Financial Alignment and ROI

Insights

Marlowe Dazley

Predicting Denials to Improve the Healthcare Revenue Cycle and Maximize Operating Margins

Healthcare financial leaders are constantly brainstorming ways to increase operating margins through better revenue cycle performance. These efforts often lead revenue cycle leaders to denied claims—when a payer doesn’t reimburse a health system for a service rendered. Although denials are a common reason for lost revenue, experts deem nearly 90 percent avoidable.
Effective denials management starts with prevention. Organizations can use revenue cycle performance data, combined with artificial intelligence, to predict areas within each claim’s lifecycle that are likely to result in a denial. With denial insight, health systems can optimize revenue cycle processes to prevent denials and increase operating margins.

Health Catalyst Editors

Healthcare Price Transparency: Understanding the Cost-Pricing Relationship

Healthcare consumers are demanding the same level of price transparency for medical care they have in other transactions—particularly as healthcare moves away from a fee-for-service model and patients are responsible for larger portions of their medical bills. Meanwhile, as of January 2021, federal regulation requires health systems to make their service charges publicly available. The healthcare industry, however, hasn’t historically succeeded with consumer-grade price transparency. Organizations must now figure out how to bridge the gap between their costs and patient charges. Doing so requires comprehensive understanding of all the costs behind a service and consumer-friendly explanation of how these expenses translate into prices.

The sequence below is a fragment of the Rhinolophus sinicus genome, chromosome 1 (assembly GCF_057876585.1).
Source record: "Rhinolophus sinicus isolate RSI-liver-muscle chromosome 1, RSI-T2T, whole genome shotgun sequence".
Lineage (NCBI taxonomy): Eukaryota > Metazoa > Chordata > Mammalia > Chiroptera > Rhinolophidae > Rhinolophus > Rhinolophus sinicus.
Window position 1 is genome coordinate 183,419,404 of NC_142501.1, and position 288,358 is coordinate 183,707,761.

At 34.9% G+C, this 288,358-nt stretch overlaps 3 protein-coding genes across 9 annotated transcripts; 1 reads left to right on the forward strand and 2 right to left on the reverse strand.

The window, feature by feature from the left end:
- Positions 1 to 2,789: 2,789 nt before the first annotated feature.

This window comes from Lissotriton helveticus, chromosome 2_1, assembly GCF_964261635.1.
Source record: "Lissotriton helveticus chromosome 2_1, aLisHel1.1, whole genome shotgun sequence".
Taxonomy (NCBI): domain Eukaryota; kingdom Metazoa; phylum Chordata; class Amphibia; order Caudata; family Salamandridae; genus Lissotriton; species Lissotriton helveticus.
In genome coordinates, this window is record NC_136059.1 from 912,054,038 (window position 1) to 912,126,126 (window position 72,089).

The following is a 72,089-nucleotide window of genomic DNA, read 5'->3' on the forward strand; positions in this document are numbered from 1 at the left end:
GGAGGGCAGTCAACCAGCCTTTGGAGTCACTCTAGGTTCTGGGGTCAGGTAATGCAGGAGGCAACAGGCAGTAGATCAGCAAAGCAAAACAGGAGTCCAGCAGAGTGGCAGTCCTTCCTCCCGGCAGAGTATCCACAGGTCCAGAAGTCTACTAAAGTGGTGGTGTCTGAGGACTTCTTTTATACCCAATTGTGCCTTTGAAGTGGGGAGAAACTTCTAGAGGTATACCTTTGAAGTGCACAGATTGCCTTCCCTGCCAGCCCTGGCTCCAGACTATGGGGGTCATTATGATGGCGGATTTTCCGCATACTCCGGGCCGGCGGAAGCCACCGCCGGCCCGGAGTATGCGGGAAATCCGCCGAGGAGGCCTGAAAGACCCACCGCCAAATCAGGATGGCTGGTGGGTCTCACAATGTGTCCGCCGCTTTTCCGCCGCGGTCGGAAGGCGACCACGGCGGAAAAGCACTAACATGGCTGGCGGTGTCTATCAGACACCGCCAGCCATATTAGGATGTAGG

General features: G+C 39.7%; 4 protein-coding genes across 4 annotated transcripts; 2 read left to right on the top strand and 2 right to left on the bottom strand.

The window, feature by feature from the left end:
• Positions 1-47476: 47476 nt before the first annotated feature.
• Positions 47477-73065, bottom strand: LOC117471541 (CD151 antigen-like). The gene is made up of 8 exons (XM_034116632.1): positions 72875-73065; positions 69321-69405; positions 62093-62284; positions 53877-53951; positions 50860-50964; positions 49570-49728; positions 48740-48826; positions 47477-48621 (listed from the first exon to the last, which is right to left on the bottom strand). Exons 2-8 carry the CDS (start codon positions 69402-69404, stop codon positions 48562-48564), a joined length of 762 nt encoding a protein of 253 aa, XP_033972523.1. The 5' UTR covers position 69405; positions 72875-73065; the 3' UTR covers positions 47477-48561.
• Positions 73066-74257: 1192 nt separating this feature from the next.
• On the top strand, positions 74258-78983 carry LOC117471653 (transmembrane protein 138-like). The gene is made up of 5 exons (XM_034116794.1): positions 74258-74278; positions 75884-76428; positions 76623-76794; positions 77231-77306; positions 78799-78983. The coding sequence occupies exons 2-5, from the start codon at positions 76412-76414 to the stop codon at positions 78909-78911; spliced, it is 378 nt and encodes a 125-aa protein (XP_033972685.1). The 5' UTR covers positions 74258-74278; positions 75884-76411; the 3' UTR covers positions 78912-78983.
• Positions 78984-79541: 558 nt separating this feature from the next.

Health Catalyst Editors

Three Cost-Saving Strategies to Reduce Healthcare Spending

Health systems continue to face fiscal challenges and burdens due to changing reimbursement rates, COVID-19, and managing the aftermath of care disruptions from the pandemic. Operating on thin margins with limited resources means health systems need to adopt alternative cost-saving measures to maximize limited resources.
Comprehensive, reliable data increases visibility into expenses across the care continuum so that leaders can leverage new methods to save money, generate income, and accelerate cashflow to keep patients healthy and hospital doors open. With access to recent data, health systems can focus on three cost-saving strategies: